A mutual fund is an entity that invests in a variety of different securities, such as stocks and bonds, on behalf of a group of investors. There are currently about 8,200 mutual funds available in the USA.
People who invest in mutual funds become its shareholders. A fund manager will have the responsibility for managing the portfolio of securities on behalf of the shareholders, and buying and selling as necessary to meet the predetermined objectives of the mutual fund. The portfolio is likely to be adjusted frequently in response to changing economic conditions.
There are three main categories of mutual funds: those which mostly invest in shares of company stocks, those which mainly invest in bonds, and those which invest mainly in short-term securities issued by national and local governments.
Profits are made either from the interest or dividends which the securities pay to the fund, or from increases in the value of the securities themselves.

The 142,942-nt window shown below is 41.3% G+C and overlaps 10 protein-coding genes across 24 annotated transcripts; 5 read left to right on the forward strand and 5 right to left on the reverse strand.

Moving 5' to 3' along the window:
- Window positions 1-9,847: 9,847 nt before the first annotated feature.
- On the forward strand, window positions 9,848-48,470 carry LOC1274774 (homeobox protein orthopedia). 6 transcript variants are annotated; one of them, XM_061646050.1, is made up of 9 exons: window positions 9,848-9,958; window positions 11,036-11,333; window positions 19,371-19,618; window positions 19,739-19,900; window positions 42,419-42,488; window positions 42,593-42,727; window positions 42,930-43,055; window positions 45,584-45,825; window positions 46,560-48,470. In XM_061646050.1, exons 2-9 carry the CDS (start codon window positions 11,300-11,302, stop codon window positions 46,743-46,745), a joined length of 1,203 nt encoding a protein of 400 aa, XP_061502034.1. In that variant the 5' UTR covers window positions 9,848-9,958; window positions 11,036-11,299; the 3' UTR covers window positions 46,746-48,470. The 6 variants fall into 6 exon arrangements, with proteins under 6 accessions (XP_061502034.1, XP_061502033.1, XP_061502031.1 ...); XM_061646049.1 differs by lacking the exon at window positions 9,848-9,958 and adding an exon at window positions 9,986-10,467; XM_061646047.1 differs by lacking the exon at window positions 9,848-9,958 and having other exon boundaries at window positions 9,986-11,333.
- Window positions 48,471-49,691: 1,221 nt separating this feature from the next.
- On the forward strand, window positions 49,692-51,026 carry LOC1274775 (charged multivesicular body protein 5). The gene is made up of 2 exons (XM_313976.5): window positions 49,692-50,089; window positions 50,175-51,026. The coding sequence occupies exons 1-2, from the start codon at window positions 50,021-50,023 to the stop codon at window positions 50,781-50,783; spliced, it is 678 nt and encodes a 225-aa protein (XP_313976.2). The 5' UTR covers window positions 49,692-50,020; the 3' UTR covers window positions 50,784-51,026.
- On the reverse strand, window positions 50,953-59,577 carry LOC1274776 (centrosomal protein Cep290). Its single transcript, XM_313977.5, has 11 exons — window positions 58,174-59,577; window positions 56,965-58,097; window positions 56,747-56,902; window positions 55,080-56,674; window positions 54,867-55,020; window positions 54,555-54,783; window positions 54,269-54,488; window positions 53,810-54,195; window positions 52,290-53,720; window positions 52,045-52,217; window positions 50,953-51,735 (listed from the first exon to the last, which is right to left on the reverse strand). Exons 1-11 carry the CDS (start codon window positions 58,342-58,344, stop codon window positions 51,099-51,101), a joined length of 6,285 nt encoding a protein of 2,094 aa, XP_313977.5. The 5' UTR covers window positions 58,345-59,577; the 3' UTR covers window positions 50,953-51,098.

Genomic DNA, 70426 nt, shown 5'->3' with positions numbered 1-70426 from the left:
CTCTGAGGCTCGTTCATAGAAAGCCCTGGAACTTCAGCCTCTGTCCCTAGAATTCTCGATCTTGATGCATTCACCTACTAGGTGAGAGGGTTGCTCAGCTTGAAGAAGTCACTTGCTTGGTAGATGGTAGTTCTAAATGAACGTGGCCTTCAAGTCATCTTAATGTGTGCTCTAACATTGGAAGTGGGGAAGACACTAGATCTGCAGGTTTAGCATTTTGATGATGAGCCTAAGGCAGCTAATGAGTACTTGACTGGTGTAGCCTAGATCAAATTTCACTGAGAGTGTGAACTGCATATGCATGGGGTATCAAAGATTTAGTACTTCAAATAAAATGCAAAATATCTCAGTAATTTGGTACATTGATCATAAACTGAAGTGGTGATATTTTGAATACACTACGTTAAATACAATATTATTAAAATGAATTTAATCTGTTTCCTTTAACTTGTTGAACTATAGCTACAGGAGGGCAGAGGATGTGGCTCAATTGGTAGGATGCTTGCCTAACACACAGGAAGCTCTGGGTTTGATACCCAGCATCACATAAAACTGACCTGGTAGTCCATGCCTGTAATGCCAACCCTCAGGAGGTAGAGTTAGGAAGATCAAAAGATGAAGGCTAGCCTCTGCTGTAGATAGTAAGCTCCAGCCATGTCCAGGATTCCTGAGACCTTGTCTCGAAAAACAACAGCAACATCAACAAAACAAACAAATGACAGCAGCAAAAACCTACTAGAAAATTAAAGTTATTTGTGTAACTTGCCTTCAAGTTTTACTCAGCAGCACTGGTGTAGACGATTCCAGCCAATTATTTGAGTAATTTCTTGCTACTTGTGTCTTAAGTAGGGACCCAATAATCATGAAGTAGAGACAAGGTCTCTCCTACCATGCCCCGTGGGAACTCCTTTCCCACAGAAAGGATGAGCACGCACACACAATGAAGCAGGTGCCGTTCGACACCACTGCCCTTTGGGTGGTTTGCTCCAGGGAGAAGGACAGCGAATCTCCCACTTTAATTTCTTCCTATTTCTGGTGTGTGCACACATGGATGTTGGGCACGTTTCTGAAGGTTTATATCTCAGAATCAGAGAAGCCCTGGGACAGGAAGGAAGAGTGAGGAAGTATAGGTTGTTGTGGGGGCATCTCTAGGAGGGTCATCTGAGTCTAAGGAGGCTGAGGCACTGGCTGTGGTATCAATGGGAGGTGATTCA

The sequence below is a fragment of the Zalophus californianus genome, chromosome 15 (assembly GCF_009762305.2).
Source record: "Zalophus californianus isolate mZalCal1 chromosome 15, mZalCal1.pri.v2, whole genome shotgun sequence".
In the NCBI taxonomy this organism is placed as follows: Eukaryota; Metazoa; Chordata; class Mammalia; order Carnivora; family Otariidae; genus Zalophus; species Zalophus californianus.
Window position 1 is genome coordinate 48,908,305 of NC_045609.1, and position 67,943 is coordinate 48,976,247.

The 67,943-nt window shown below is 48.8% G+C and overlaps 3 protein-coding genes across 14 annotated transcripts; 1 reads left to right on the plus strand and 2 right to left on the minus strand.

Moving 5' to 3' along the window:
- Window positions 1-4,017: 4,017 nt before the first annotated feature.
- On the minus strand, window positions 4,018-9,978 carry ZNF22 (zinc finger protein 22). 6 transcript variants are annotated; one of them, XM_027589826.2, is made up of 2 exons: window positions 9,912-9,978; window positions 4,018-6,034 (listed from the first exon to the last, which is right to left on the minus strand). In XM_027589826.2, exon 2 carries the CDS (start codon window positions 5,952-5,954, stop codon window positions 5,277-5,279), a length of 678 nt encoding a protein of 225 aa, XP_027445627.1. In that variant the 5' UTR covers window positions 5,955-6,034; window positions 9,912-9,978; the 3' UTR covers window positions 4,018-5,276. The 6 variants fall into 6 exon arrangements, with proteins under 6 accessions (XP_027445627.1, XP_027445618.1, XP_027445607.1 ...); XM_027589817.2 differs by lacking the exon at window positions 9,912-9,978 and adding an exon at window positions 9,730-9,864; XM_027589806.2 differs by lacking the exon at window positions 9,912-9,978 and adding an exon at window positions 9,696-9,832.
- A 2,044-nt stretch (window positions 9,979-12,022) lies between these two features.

The main advantages of investing in a mutual fund, rather than in individual securities, are diversity, cost-effectiveness, professional expertise and liquidity. Mutual fund portfolios typically contain a wide and diverse range of securities, sometimes thousands.
Mutual fund shareholders therefore spread the risks of their investments across many different sectors and markets, and are less likely to lose money. They also spend much less time and money on their investment activity than they would, if investing in a range of separate securities.
Their investments are managed by experienced professional fund managers, who work full time on maximizing profitability. Finally, their investments are readily accessible, since mutual fund shares can be sold on any business day.
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